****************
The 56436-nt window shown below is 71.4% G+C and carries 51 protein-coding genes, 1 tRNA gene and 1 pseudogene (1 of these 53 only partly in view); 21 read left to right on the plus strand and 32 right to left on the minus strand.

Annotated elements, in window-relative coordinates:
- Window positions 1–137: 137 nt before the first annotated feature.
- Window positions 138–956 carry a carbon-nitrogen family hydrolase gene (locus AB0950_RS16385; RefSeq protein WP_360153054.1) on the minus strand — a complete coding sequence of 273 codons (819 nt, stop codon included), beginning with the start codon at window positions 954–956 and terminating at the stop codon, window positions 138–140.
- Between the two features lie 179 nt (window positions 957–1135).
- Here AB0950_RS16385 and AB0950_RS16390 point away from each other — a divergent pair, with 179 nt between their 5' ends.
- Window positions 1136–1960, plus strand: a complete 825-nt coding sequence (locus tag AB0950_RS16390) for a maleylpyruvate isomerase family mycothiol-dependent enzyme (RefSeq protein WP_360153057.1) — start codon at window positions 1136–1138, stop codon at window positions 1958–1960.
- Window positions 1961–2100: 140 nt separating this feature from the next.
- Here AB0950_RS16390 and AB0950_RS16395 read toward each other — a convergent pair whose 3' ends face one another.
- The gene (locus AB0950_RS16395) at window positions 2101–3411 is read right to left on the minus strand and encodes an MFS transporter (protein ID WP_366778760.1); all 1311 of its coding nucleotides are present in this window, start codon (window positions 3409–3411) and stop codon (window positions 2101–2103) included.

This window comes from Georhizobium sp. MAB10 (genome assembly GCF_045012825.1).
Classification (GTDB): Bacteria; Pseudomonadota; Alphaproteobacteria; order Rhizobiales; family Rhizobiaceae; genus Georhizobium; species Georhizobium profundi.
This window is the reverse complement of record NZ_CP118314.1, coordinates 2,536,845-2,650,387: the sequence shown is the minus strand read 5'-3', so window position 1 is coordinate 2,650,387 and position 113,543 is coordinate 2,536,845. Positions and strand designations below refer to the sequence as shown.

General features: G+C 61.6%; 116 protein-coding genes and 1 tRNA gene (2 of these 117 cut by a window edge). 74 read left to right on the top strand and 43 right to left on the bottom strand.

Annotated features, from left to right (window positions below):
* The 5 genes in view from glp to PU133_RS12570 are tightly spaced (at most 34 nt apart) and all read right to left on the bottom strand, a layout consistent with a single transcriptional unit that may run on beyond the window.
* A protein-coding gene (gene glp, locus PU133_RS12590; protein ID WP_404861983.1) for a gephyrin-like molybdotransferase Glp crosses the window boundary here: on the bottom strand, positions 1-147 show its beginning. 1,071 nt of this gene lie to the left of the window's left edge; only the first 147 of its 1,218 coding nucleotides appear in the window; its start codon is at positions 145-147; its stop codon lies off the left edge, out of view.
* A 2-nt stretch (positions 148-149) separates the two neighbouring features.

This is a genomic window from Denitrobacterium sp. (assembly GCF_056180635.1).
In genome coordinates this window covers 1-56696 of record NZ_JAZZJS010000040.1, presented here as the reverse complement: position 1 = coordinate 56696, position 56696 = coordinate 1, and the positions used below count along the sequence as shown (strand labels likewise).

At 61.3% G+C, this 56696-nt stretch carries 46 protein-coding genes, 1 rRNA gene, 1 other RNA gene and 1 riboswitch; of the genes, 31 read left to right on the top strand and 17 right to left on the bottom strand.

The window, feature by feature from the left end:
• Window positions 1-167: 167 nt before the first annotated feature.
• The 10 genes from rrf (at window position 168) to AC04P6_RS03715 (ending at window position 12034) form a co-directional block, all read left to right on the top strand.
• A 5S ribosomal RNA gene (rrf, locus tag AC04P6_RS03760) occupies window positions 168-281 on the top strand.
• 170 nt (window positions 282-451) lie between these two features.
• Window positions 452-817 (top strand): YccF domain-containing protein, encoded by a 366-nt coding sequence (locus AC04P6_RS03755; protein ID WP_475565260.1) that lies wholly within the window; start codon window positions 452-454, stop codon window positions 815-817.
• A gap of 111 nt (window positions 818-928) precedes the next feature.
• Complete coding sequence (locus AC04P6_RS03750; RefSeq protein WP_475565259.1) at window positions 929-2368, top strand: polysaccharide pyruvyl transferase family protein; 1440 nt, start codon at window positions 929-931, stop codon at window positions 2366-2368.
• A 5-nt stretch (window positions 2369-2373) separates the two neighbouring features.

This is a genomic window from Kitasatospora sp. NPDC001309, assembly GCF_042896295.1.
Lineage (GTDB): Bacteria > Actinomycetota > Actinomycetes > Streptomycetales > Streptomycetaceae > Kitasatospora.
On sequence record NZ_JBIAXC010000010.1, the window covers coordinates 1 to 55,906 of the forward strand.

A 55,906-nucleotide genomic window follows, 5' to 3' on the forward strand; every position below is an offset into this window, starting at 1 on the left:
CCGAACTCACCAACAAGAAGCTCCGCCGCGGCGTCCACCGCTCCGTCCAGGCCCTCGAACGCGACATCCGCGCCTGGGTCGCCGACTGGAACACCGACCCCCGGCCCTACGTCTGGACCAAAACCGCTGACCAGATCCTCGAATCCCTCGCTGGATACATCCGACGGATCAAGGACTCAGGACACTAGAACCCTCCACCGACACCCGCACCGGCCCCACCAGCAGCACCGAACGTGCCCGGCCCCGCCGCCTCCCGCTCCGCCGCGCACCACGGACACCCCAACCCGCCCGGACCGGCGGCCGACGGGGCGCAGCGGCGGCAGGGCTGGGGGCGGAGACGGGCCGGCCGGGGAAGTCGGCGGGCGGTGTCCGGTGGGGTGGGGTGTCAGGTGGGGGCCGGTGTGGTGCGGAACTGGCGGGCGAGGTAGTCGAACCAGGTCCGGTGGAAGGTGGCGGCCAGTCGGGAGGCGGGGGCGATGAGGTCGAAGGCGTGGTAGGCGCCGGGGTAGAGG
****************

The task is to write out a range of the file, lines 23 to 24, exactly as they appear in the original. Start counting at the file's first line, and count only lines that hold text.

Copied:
• Window positions 1-167: 167 nt before the first annotated feature.
• The 10 genes from rrf (at window position 168) to AC04P6_RS03715 (ending at window position 12034) form a co-directional block, all read left to right on the top strand.